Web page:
So I finally saw BFC tonight. I know, it’s kind late to the party but I got it cheap.
Though I don’t really like Michael Moore I wanted to see this flick so I could see what all the fuss was about.
One comment immediately comes to mind.
What was with the approx 30 minute long segway about how us white guys are afraid of black guys? There was even a sweet cartoon made just for the purpose of showing shaky white guys terrified of the tender, docile black guys. He even went on a shtick about the lopsidedness of Cops, news and other media outlets and how they demonize black folks. Whether the points he was making are true or not, the whole segment seemed like it was made for another documentary and spliced into this one. He also seems to have alot of white guilt.
The entire movie seemed to be built around how evil the USA is and how whities make it so evil.
My take on the movie is that Moore is arguing that much of the violence in America is due to the culture of fear which has been cultivated here; the segments you mention are meant to illustrate the way in which the media and overall popular culture have created and marketed a number of “menaces” (killer bees, for instance), and that the still-common fear of “dangerous” black men on the part of whites is another such marketed creation.
He also makes it a point to show that gun ownership is not necessarily to blame for American violence, by comparing and contrasting with the lack of violence in Canada despite their relatively high gun ownership. This is at odds with the relatively common belief that American violence is due to our gun ownership, or our history of revolution, etc.
So, first he shows some of the violence that America is known for, asks “why?,” then he shows a bit of evidence that gun ownership does not necessarily mean a violent society, and argues that a media-marketed culture of fear is a likely candidate to answer that question of why. Sure, it’s a bit plausible, so you watch for Moore to draw his conclusions at the end of the film…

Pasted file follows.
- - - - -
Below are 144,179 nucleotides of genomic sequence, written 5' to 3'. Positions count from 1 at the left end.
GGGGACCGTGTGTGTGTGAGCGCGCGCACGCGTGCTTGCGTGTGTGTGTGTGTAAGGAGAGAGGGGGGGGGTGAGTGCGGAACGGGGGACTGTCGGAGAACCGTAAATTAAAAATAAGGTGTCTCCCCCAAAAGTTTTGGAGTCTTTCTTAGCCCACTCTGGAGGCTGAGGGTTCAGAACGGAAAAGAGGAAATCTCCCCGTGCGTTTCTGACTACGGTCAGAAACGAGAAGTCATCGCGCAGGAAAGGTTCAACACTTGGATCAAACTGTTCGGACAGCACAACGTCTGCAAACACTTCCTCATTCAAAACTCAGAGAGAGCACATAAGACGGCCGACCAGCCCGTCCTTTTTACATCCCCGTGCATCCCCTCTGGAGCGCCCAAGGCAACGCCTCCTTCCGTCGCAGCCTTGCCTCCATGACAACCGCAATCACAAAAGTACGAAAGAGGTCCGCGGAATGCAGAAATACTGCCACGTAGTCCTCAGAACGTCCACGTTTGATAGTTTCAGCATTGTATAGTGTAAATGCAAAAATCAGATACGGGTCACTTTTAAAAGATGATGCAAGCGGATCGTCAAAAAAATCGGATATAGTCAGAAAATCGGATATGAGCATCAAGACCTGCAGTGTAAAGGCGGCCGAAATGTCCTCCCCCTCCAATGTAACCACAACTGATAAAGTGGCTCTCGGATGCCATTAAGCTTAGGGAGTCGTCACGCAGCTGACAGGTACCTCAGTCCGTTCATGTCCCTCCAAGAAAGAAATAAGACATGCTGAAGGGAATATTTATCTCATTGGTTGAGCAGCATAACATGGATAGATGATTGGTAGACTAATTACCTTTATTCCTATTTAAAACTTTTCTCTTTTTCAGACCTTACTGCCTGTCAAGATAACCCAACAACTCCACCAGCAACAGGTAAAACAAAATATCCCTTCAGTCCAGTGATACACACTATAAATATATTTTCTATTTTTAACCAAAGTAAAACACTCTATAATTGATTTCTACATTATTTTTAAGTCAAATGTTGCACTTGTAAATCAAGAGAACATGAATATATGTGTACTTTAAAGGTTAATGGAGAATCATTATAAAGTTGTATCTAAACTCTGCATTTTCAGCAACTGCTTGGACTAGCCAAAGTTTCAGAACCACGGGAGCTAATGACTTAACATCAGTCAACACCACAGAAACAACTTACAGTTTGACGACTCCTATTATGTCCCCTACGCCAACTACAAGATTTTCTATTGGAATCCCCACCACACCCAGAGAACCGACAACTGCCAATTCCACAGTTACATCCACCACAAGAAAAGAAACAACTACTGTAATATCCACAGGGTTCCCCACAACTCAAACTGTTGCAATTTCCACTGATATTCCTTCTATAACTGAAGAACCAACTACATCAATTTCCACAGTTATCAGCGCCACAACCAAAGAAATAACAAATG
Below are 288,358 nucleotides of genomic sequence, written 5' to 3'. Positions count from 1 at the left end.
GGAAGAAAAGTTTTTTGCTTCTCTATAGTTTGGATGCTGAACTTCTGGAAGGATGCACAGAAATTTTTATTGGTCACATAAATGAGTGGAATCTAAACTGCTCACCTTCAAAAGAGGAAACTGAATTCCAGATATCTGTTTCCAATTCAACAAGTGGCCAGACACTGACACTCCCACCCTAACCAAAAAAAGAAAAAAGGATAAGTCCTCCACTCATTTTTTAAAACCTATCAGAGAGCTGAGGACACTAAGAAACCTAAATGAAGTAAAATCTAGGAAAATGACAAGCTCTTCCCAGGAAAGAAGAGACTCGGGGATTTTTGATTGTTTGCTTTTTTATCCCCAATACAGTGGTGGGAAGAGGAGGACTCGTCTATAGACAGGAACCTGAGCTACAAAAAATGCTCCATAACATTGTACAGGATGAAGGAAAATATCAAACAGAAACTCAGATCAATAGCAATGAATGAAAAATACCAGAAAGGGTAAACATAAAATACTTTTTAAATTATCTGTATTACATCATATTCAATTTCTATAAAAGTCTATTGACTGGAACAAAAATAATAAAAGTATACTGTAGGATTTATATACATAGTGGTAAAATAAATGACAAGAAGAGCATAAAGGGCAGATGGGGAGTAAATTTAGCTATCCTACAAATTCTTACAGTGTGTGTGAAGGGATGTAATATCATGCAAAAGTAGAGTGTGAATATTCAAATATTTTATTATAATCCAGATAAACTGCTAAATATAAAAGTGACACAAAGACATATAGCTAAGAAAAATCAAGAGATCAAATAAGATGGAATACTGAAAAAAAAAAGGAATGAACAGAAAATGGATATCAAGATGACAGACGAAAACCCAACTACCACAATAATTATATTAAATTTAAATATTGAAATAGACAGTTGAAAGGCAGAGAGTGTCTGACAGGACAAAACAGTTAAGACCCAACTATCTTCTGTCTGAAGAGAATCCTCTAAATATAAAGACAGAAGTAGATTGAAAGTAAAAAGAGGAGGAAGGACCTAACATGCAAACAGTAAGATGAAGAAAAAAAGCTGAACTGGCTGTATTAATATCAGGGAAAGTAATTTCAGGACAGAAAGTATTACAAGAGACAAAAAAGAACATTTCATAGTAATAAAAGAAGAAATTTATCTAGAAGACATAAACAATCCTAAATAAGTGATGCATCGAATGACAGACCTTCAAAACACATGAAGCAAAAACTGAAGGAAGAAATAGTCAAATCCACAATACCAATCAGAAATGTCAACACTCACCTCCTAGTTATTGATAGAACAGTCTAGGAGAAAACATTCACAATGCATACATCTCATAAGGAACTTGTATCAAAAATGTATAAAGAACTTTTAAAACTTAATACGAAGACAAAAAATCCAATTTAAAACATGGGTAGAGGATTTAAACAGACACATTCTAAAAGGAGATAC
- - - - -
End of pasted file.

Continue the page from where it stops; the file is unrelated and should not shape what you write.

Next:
Except he then tosses his premises and argument completely out of the window, picks up the “guns are to blame!” theme right after apparently arguing that they’re NOT to blame, and chews out Charlton Heston with a grandiose (and IMO fallacious) appeal to emotion.
So… yeah, odd movie. I wasn’t too thrilled with his logic, or lack thereof. And the Heston bit really leaves a bad taste in my mouth.
I honestly thought Bowling for Columbine was a really interesting, clever and thoughtful film. And then Michael Moore did the Heston thing at the end - harassing an old man afflicted with dementia over some shooting which Heston had absolutely jackshit to do with, and which the issue of gun rights for law-abiding citizens has absolutely jackshit to do with - badgering this old man inside his own home, after he graciously took the time to grant Moore the interview - made me absolutely sick.
Michael Moore is an absolutely craven and disgusting man, a skilled propagandist but a horribly misguided and egotistical jerk. He also looks like he’s about one hamburger away from the heart surgeon’s operating table - if he’s really concerned with helping America, maybe he should project a better image than his lard-ass self and encourage people to live healthier lives, because way, way more people die every year from heart disease and diabetes brought on by OBESITY than they do from gunshots.
I went and looked at a couple of those websites that pick his movie apart and apparently he did some VERY misleading editing of Hestons speech at the NRA conference in Devner. Apparently what we heard was not anywhere near what Heston actually said and it was a stitch together of a bunch of other speeches along with rearranging of his speech from that day. I’m surprised that he was able to get away with that.
First of all, Michael Moore has been trying to lose weight. He’s no more to be blamed for this than any of the dozens of other celebrities who constantly are derided in snide media stories about their weight. Blaming a political commentator for their weight is one of the useless side comments that people who already disagree with them throw in as if it makes their political beliefs even worse. Michael Moore and Rush Limbaugh and whoever else may or may not have absurd political opinions, but their weight has nothing to do with it.
Moore’s movies and TV shows have always been very mixed in their quality. He will make some very astute political comments, and then he’ll throw in some ridiculous, unfair nonsense because he feels he has to keep people laughing. In some sense, he’s stuck in a dilemma. If he kept strictly to honest, balanced reporting, he could make his points better, but he’d lose much of his audience. They want to be entertained. Unfortunately, that means that he has to include humorous nonsense that is irrelevant to his point and unfair to the subjects he reports on. This means he can then be attacked as dishonest in his commentary.
Michael Moore didn’t break into a nursing home to randomly harrass a sick old man. He interviewed the man who was president and spokesman for the National Rifle Association at the time of the Columbine shooting and was still holding both those positions at the time of the interview. His condition was not made public until after the first screening of the film, and he did not step down as NRA president until the following year.
As TWDuke points out, no one knew that Heston suffered from dementia when Moore interviewed him (and, if you watch, Heston seems to be mentally alert). It was not taking advantage of a sick man, but rather asking some hard questions of the head of the NRA.